Court Filing Cites Safety, Cost Concerns
Frederick, MD - The Aircraft Owners and Pilots Association
(AOPA) in a court filing this week called the Federal Aviation Administration’s
decision to close 149 contract control towers nationwide, “arbitrary,
capricious, and fundamentally flawed, leaving the safety and efficiency
consequences largely unknown.”
In an amicus curiae brief filed as part of a federal lawsuit
against the FAA by municipalities where control towers at airports are slated
to be closed, AOPA argued that the FAA ignored its own safety guidelines.
The decision to close certain towers, AOPA stated, was,
“based solely on the number of operations conducted at the airport and how that
number affects the traveling public. The FAA’s application of this singular
standard fails to take into account the many considerations given to
establishing and maintaining each of these towers.”
In its court brief, AOPA argued that while not every
contract tower may be necessary in today’s airspace environment, the FAA, in
its decision to close certain control towers, failed to consider important
Specifically, AOPA said that the FAA failed to consider,
“the management of (aircraft) approaching, landing, and departing the airport,
the access to the airport, any accident and incident avoidance measures on and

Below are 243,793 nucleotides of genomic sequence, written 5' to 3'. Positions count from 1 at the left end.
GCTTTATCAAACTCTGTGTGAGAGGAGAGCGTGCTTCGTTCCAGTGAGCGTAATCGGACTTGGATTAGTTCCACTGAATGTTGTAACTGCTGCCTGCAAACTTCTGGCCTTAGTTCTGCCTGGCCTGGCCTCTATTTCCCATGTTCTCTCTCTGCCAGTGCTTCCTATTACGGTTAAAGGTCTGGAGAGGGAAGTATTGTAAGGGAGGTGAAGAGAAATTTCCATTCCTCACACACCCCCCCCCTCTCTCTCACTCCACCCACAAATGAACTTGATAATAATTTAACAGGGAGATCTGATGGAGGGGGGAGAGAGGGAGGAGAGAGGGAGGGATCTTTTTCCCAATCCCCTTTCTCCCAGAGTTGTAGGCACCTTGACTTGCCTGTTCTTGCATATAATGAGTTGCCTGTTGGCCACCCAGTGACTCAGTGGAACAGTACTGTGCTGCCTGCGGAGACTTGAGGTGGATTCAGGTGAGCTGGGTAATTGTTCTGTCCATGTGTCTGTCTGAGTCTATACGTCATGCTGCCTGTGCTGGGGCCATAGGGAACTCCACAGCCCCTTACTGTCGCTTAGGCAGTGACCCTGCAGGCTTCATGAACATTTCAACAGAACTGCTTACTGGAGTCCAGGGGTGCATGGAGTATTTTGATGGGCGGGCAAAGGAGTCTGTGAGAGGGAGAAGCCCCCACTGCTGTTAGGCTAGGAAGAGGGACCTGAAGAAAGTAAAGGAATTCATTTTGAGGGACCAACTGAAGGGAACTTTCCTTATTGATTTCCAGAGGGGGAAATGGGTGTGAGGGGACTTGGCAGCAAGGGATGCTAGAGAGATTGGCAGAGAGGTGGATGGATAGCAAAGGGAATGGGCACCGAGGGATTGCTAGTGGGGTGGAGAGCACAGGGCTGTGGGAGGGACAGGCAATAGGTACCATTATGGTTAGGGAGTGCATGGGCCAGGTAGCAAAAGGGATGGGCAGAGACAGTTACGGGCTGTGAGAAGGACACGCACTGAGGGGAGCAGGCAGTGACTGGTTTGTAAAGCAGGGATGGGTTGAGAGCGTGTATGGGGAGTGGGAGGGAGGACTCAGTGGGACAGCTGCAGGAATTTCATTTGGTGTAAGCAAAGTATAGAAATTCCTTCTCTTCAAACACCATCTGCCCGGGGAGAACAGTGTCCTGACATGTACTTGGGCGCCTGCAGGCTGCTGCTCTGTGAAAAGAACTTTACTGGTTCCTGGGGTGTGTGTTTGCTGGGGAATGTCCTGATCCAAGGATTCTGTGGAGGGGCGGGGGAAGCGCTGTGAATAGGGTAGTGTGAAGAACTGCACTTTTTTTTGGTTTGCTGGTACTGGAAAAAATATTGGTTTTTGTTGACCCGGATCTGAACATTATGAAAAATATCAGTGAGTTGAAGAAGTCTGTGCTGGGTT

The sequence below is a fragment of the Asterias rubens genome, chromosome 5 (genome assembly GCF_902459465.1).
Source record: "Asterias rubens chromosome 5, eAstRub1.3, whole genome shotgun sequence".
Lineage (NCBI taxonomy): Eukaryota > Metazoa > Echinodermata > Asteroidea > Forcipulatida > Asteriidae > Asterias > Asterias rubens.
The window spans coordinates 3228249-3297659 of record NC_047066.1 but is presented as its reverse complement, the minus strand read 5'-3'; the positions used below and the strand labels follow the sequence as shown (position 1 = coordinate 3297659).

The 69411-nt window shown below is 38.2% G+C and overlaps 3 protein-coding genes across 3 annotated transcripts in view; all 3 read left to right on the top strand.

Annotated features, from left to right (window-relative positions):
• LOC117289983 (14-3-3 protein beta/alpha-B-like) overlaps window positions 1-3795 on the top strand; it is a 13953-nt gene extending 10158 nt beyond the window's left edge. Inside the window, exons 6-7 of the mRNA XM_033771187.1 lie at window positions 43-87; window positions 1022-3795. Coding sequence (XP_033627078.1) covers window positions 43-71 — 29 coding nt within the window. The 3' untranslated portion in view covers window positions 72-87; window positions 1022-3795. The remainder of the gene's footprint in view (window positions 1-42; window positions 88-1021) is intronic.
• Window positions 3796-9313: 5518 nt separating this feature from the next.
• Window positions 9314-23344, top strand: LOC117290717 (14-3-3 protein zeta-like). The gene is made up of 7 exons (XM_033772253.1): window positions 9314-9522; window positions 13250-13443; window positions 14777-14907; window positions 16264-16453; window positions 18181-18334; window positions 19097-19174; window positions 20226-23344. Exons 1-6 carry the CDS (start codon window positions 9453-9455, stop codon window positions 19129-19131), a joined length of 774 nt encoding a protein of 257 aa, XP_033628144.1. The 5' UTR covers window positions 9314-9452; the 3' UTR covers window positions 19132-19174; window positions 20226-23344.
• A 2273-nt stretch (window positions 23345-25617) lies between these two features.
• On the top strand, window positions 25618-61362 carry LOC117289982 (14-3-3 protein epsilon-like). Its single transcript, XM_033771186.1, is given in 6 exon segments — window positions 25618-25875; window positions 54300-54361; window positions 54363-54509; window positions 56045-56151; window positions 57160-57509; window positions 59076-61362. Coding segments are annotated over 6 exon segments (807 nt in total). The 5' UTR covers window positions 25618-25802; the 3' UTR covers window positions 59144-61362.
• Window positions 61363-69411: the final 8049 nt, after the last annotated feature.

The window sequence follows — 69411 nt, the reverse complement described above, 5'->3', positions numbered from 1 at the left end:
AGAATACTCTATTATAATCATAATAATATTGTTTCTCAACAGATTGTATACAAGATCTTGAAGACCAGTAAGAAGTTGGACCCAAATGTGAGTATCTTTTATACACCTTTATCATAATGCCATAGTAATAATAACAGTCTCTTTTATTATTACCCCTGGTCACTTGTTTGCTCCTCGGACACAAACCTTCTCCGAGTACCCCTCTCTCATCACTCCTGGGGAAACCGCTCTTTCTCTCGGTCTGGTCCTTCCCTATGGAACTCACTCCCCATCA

in the vicinity of the airport, the local and national impact on traffic
diverted to other airports, the public’s health and welfare, the public
interests, and environmental impact changes.”
The AOPA brief also states that the FAA “appears totally
unmindful” of the National Transportation Safety Board’s recent decision to
make general aviation safety a top priority.
In April the FAA announced that it would close 149 of its
251 contract control towers. Contract towers generally serve general aviation
airports, and federal audits have shown that they are among the FAA’s most
efficient programs when measured by cost and safety. It remains unclear why the
FAA, in choosing to make its sequestration cuts, elected to cut 60 percent of its
most cost-effective program.
There are about 500 control towers in the nation’s air
traffic control system. In addition to 251 contract towers, which are operated
for the FAA by private companies, the FAA itself operates more than 250 control
towers and air traffic control facilities.
The FAA recently announced that it would furlough air
traffic controllers in its facilities as part of sequestration.
But when it did so, the resulting airline delays - and
passenger complaints - prompted Congress to quickly pass legislation that gave
the FAA funding flexibility to keep the towers and control facilities fully
It is not yet clear how the FAA will use that new
flexibility, or whether it will also prevent the closing of contract towers.
Furthermore, that funding relief is only available until
Sept. 30 - the end of federal fiscal year 2013. By law the sequestration spending
cuts are set to continue for 10 years.